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The 2021 Oscars had Borscht Belt resort vibes

If you’re like me, you were hoping there was an envelope mixup. We’d seen it before at far more polished ceremonies.

The 2021 Oscars, which broke with tradition by announcing Best Actor as the final award on Sunday, seemed designed from tip-to-tail to honor the memory of Chadwick Boseman. And then he lost to Anthony Hopkins who was probably asleep at the time in his home in Wales.

It was an earth-shattering shocker at the end of a pretty sedate evening short on surprises. Setting up shop at a train station added to the prosaic mood, but maybe not so much as the room setup.

Brodesser-Akner nailed it. Much like a Grossinger’s summer-end fete, where tummlers shower visitors with good-natured jibes and silly awards, there was an air of familiarity and not so much an aura of prestige. In her introduction, Regina King said they were assembled to celebrate a “creative family of storytellers.” Ah, mishpoche. The theme carried the evening and it certainly had its Yiddishkeit.

In the anxiety of influence department, we learned that Oscar winner Florian Zeller was encouraged to write “The Father” after seeing Barry Levinson’s “Rain Man,” starring Dustin Hoffman (we also heard that Lin Manuel Miranda’s first cinema-going experience was to another Hoffman vehicle “Kramer Vs. Kramer” — yikes).

“Minari” writer-director Lee Isaac Chung was first bitten by the film bug watching Spielberg’s “E.T.” and Maria Bakalova’s acting dreams were fostered by Marilyn Monroe.

Trivia about our nominees topped off the evening. We learned Aaron Sorkin popped popcorn and director Darius Marder had a sushi catering business in the Green Mountain State — one wonders if their Jewish grandmothers were worried.

The “West Side Story” trailer was the first commercial break. Spielberg has a tough act to follow with Robert Wise’s film adaptation, but already seems to be shaping his own iconography — shadows of the Sharks and Jets merging over a scuffed floor, and an ever-present Chekhov’s gun in shallow focus. We don’t see too much of Jerome Robbins’ choreo, but it may be too soon to be alarmed by that.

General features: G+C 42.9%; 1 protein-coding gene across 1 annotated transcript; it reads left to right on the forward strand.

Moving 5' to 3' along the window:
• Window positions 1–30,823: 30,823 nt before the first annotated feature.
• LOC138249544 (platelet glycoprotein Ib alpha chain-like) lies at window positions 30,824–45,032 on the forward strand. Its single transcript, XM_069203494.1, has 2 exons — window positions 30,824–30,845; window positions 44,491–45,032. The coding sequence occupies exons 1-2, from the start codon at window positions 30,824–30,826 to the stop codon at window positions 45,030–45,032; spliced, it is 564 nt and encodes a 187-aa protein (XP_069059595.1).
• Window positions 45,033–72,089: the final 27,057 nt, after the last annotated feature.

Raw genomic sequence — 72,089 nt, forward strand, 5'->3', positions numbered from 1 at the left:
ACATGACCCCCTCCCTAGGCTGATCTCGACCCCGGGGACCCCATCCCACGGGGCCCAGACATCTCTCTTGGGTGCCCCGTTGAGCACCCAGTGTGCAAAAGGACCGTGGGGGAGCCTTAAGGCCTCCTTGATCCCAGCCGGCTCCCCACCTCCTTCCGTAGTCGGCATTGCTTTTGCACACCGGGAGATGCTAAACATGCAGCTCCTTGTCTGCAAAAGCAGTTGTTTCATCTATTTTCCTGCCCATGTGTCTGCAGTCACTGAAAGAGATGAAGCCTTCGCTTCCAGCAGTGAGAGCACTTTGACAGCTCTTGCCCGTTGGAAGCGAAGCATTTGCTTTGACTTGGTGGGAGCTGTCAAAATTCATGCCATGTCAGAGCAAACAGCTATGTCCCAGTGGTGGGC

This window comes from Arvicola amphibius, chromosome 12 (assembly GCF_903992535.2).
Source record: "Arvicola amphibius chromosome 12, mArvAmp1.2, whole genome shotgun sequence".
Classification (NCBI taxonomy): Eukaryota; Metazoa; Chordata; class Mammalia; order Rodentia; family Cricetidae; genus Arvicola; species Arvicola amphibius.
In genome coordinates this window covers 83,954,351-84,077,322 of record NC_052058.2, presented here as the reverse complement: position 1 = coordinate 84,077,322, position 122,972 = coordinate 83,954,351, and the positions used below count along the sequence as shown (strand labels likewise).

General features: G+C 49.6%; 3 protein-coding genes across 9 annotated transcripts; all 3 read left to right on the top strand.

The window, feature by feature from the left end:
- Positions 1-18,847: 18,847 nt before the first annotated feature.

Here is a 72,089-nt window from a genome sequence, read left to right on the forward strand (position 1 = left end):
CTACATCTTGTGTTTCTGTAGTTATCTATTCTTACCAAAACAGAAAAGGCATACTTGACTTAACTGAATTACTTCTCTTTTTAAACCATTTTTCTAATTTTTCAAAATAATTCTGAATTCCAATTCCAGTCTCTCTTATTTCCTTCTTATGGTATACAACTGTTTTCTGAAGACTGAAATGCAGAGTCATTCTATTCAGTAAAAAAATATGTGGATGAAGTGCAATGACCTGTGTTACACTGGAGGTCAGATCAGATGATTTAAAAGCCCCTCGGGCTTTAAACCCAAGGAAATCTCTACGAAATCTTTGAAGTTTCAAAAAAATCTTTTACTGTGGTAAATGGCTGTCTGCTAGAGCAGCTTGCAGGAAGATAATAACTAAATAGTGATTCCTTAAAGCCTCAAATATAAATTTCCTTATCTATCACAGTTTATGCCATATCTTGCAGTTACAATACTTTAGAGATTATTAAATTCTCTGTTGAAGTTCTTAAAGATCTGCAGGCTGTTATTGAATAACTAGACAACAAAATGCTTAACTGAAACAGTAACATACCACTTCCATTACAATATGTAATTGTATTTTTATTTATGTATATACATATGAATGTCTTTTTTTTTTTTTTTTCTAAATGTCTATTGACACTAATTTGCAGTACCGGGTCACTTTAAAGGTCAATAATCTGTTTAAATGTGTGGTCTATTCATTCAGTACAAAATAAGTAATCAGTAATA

While “West Side Story” famously opens with three notes modelled off the tekiah shofar blast — we hear them in the iconic whistle in the trailer — as the ceremony wore on we became privy to the Jewish-influenced soundtrack for another film… “Blade Runner?”

Harrison Ford showed up to read a bunch of screening notes for the film. I could tell early on, by a mention of the abysmal voiceover — “he sounds drugged” — and the name “Deckard” that it was the movie in question (Ford saved the title for effect). But one note threw me.

“The synagogue music is awful on the street, we got to use Vangelis.”

They did. But now I want to see the synagogue music version! (I could find nothing on this, not even in our Secret Jewish History.) #ReleasetheJewishCut

Oscar winner Marlee Matlin presented awards in ASL to a new Jewish winner, Pippa Ehrlich, who snagged Best Documentary feature for her film “My Octopus Teacher.” In the documentary short category, “Colette,” about a resistance fighter visiting the concentration camp where her brother was killed, took home Oscar.

In his acceptance speech, Anthony Giacchino said that when the film was nominated, Colette reminded him that “the power of documentary filmmaking ensured that her brother, Jean-Pierre, was as she put it, no longer lost in the night and fog of the Nazi concentration camp system.”

Colette was almost certainly referencing Alain Resnais’ early documentary on Auschwitz, “Night and Fog.”

The evening abounded with messages of inclusion and tolerance as Chloé Zhao made history with her wins for “Nomadland.” (She became the first woman of color and the second woman ever to win Best Director.)

In a moving speech accepting his Jean Hersholt Humanitarian Award, Tyler Perry told a story about when his mother, who grew up in the Jim Crow South, had to stay home from work because of a bomb threat. She worked at a Jewish Community Center.

“My mother taught me to refuse hate,” Perry said. “She taught me to refuse blanket judgment.”

While by turns bizarre, and ultimately a letdown for many, the Oscars tried their best to convey a spirit of community in an industry too long stalled by the pandemic. The best moments were of bonhomie. Lil Rel Howery joshing his “Get Out” costar — and newly-minted Oscar winner — Daniel Kaluuya. Yuh-Jung Youn flirting with Brad Pitt. Glenn Close gamely doing “Da Butt” and a kind of mutual admiration society that actually felt genuine.

Without big numbers and bombast, we got that Borscht Belt rec room vibe, a little bit of what Oscar inventor Louis B. Mayer termed “Mayer’s Ganze Mishpocheh” — thankfully with more of a union-friendly spin.

And because no trip to the Catskills would be complete without an elder Jew enjoying a brew, we even had Chuck Schumer taking a dig at Larry Kudlow’s “plant-based beer” and sitting alarmingly close to his TV screen.

A bit more of this kind of communal feeling couldn’t hurt an Oscars in transition. We only hope the Academy members don’t fail our brackets quite so calamitously next year.


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